A jaunt along the Monty. This level 11 mile walk on The Shropshire Way follows the towpath of the delightful northern section of the 34 mile Montgomery Branch of the Shropshire Union Canal. Much of this walk is alongside navigable waterway though there is a ‘dry’ section awaiting restoration.
Level, Canal towpath. Minor inclines at locks
Lat/Long: 52.7810020432, -3.0887436976
Along the canal
Looking along even the straightest (and therefore most direct) stretch of canal it is impossible not to marvel at the sheer graft that created it, and equally to wonder what is round the next, albeit far bend.
The restoration work – much of it being done by volunteers – has sensitively involved the creation of Nature Reserves such the one at Aston Locks. These are unheralded to prevent too much human footfall but you are welcome to explore them. Prepare to be enchanted by place names such as Cupid’s Ramble, Queen’s Head, Keeper’s Bridge (finders keepers – where is it?) and Maesbury Marsh along the way. Make sure you visit Canal Central at Maesbury Marsh with its homemade food and horse-drawn boat rides (Tel: 01691 652168).
St Winifred’s Well – a short detour
St Winifred was a seventh-century Welsh princess, sworn to a life of chastity, who was brought back to life after being decapitated by an frustrated suitor. The well marks the place where 12th century monks bearing her bones rested on their way to Shrewsbury Abbey. Later the well was enlarged to form a cold bath for the general public, whose conduct became so riotous that it was closed in 1755. The little building above is the medieval well chapel which now functions as a Landmark Trust holiday cottage. This is a quiet and picturesque spot, whose spirit was probably worshipped long before Christianity. The well is open to view but please respect the privacy of the cottage occupants.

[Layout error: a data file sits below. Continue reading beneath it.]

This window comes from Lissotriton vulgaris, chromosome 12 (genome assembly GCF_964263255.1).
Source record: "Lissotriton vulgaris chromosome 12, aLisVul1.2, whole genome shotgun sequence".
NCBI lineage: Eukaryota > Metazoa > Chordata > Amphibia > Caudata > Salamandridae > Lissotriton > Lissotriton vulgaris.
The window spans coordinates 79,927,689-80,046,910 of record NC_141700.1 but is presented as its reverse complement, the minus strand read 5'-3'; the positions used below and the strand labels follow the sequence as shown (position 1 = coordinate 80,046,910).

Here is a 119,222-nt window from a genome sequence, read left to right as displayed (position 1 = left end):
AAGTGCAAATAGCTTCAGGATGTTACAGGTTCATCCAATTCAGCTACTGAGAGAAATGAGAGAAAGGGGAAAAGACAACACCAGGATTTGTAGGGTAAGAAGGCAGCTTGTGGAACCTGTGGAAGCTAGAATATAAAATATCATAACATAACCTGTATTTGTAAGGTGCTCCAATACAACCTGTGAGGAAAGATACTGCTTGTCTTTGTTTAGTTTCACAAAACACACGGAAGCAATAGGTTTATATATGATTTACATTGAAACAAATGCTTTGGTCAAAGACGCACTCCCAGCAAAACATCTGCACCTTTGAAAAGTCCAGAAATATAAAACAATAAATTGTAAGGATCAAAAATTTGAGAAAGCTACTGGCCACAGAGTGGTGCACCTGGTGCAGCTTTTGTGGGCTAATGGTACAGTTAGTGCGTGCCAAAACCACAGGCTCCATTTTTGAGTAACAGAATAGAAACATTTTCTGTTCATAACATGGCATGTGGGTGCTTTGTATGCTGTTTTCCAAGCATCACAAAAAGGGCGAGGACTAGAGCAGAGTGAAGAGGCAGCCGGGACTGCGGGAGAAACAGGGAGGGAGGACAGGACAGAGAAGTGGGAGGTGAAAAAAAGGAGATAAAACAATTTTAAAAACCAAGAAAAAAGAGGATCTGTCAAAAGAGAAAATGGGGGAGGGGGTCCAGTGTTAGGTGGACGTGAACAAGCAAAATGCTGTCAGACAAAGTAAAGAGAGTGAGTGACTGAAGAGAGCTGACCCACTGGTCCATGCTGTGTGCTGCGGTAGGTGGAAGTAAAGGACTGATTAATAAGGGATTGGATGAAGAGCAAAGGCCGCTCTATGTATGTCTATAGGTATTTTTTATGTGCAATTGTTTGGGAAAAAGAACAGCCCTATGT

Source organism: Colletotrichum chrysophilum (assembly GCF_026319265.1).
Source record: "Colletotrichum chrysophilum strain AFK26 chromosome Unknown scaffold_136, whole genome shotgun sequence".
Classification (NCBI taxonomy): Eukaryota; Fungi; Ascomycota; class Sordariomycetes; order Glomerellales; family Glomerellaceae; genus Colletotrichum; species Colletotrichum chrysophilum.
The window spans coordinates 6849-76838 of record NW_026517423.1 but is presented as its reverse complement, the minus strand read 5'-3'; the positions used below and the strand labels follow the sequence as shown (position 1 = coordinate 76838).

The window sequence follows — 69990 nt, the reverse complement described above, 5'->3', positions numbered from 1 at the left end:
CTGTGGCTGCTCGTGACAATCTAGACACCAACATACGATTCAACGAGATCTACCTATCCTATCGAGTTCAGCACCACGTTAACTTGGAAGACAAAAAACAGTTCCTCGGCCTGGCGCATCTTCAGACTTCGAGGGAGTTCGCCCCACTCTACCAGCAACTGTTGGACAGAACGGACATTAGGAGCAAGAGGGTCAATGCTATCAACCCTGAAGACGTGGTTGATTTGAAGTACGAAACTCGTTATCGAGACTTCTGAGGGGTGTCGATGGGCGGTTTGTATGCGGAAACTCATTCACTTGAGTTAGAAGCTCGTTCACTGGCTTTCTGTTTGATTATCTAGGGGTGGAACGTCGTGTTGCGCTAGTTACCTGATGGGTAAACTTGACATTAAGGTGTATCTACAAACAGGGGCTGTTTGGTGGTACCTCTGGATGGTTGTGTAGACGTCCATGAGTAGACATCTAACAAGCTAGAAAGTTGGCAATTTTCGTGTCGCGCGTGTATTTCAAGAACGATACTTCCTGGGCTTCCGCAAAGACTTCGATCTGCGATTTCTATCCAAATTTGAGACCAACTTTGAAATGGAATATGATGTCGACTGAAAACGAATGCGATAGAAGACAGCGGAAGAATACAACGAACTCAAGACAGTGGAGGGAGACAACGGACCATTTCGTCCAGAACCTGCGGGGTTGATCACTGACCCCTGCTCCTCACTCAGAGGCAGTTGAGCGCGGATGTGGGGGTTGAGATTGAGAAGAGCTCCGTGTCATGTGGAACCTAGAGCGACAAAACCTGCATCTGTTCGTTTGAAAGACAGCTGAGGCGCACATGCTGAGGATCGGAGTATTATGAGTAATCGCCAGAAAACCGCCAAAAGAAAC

Canals and railways
The Bone Canal is a narrow canal arm that leads to a wharf that served the former Rednal Bone Works. Cattle bones were boiled and stripped of fat and tissue which was loaded onto boats to go to the soap factory at Port Sunlight. The bones were then ground for fertiliser. Fast horse-drawn packet boats would draw up at Heath Houses ‘cross over’ bridge to allow passengers and light goods from Newtown, and places between, to transfer to and from the nearby railway at Rednal Station.
Pant, meaning ‘hollow’ in Welsh, has seen silver, lead and copper mining come and go. More recently quarrying for limestone was its business. The canal, and later the railway line that ran alongside it, was a vital transport link allowing the export of limestone and also burnt ‘quicklime’ used for building mortar and fertiliser. You will see limekilns and also the chimney of the more efficient ‘Hoffman’ kiln. The walk on Route 24 will take you through the Llanymynech Heritage Area where you can find out more about the limestone industry.